At the end of November we reported that the activist kanako otsujia former member of the House of Representatives of the Constitutional Democratic Party of Japan (DPJ), had protested against the placement of different collaboration posters between the video game for smartphones majong soul and the franchise of Saki Zenkoku-hen (Saki: The Nationals) at JR Osaka Station, a public place, especially since they were quite suggestive.
The site management indicated that they did not make the wrong decision, and that there was no problem with displaying these signs on the premises. Of course, the answer was not taken in a good way with the supporters of the activist’s opinion, but the opinion of a Japanese lawyer became a trend in the comment forums for criticize that Japan has as its main markets (or at least it is recognized) to manga and video games, which, according to her, makes Japan “a country in decline.”
His full speech, citing an article about the situation with the activist, he wrote:
- Apparently, the opinion towards Otsuji-san is that they should not “speak in favor of preventing people from exercising their constitutionally guaranteed freedoms and human rights without reasonable grounds.” And what about the fact that legislators can’t even raise the issue, because of a free speech issue? Especially when their political statements are protected.
- And Ms. Otsuji should be sufficiently familiar with the concluding observations of the Committee on the Elimination of Discrimination against Women. You see, the Committee calls on the government to “effectively apply existing legal measures and control programs to regulate the production and distribution of pornography, video games, and animation that amplify discriminatory stereotypes and promote sexual violence against women and girls.”
- Professors of Constitutional Law they usually cite Japanese laws and ordinances, which are sub-standards, but they don’t seem to quote the treatises very often, alleging that treaties are obligations to the State and general opinions are not normative. But “compound discrimination” is just a “word” in the General Opinion, the Final Observations, which is not even in the Convention, but the Court wrote it in the judgment.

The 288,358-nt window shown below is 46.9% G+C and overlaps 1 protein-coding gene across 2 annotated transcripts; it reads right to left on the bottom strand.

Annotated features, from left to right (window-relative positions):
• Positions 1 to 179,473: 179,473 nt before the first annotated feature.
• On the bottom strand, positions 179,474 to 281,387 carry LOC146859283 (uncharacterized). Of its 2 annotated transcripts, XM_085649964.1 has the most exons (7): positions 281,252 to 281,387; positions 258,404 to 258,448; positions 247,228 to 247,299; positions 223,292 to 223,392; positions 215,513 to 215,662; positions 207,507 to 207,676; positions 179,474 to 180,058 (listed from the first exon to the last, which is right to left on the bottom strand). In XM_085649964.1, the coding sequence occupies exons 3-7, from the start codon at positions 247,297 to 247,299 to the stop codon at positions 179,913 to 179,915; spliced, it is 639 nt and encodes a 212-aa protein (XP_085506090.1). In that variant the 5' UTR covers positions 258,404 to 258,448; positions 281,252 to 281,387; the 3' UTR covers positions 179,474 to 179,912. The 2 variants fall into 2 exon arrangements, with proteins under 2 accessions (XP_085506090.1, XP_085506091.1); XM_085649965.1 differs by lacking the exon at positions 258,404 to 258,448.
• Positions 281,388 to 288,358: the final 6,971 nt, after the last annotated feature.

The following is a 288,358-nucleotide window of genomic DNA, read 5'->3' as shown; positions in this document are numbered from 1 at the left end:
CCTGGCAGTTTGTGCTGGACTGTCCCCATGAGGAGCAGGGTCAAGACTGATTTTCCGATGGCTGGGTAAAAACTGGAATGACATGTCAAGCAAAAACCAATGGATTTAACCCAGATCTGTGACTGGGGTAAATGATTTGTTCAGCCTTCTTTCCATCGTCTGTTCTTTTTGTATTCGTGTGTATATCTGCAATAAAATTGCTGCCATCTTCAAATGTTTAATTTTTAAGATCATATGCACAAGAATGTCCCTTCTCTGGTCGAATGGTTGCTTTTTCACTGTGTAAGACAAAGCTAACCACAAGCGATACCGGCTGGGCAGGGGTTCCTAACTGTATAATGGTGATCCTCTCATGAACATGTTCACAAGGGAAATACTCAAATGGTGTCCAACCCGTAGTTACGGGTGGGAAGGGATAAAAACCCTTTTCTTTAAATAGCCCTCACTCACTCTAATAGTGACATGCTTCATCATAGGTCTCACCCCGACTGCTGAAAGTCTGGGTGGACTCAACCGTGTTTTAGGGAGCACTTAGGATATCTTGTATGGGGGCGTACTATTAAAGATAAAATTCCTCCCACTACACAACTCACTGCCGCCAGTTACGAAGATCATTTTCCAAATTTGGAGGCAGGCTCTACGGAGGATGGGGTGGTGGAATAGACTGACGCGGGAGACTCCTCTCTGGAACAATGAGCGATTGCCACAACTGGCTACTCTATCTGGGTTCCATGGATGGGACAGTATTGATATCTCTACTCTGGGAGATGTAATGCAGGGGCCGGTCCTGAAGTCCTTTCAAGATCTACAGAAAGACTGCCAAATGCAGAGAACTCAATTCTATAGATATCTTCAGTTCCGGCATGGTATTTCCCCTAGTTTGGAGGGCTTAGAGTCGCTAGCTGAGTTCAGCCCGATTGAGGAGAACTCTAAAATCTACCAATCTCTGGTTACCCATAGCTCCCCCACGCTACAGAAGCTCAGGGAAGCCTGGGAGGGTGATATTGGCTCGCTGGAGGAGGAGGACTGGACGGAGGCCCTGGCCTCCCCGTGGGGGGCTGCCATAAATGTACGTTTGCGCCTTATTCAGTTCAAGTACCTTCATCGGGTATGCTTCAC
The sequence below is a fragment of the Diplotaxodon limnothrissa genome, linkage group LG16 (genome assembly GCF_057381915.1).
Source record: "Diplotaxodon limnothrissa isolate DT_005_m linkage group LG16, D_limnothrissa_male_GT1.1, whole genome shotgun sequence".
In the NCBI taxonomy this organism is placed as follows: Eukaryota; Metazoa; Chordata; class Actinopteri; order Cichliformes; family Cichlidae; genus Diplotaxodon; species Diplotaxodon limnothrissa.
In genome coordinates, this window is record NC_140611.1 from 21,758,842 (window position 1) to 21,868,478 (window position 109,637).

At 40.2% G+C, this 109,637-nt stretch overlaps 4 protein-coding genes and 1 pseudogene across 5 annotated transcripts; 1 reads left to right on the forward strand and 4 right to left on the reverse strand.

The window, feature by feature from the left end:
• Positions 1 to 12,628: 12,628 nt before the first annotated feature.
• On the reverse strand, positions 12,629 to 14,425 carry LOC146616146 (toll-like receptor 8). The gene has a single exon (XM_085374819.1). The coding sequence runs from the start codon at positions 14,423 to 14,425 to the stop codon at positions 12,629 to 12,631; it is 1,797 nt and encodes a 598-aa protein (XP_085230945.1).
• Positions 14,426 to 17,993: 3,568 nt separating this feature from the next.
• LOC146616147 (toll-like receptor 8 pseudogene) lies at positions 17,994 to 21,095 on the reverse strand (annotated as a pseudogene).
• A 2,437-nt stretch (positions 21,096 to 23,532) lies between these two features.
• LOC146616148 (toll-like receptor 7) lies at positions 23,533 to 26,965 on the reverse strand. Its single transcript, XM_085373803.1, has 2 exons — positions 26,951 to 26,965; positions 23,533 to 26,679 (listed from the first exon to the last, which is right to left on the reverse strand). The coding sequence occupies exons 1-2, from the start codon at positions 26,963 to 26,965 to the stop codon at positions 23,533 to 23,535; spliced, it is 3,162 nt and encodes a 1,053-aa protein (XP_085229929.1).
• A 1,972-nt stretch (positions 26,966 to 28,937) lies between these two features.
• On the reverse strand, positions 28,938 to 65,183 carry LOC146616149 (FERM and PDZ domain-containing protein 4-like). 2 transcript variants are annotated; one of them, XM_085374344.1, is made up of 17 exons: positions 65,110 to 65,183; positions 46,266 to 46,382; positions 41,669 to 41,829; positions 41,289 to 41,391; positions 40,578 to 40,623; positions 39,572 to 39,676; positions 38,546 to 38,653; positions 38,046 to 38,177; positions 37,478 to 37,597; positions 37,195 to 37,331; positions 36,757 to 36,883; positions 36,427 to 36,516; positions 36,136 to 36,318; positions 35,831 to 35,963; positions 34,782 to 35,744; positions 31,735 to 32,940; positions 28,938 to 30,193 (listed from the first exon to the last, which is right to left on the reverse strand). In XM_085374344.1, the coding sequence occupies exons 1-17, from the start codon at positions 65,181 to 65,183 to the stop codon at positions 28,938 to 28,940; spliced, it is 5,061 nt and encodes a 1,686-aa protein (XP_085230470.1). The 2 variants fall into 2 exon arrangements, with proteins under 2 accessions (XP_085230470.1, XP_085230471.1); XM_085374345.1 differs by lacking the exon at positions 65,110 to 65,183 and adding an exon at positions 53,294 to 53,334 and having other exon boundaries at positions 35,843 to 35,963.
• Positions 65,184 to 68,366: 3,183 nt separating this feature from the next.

- Friends from Europe look at Japanese sexualized ads and say, “It’s like my grandmother’s time” or “Japan doesn’t seem developed.” In fact, Japan is already a declining developing country when video games and anime are the “main products” of our market.
- In this article it is said that there is a lack of legal and constitutional education, but it seems that there is an even greater lack of education related to international human rights.
Of course, his opinion drew a variety of comments on forums, notably:
- «When you say declining countries, do you mean there are a lot of games and cartoons?».
- «Wow, your imaginary friends from Europe are very witty».
- «Are there interesting cartoons and video games in developing countries?».
- «I don’t see the connection. Damn feminists start with the conclusion and don’t know how to develop ideas».
- «In fact, China is already surpassing us».
- «In your grandmother’s time, there would have been no developing country or colony where video games and cartoons were the main products.».
- «When culture is a commodity, it doesn’t differ much from tourism. It’s like selling local products».
- «This woman still plays dolls.».
- «After all, then it is the otakus who run Japan’s economy.».
- «It is more of an advanced nation where programs and content are sold. Apart from Japan, only American soccer and then European».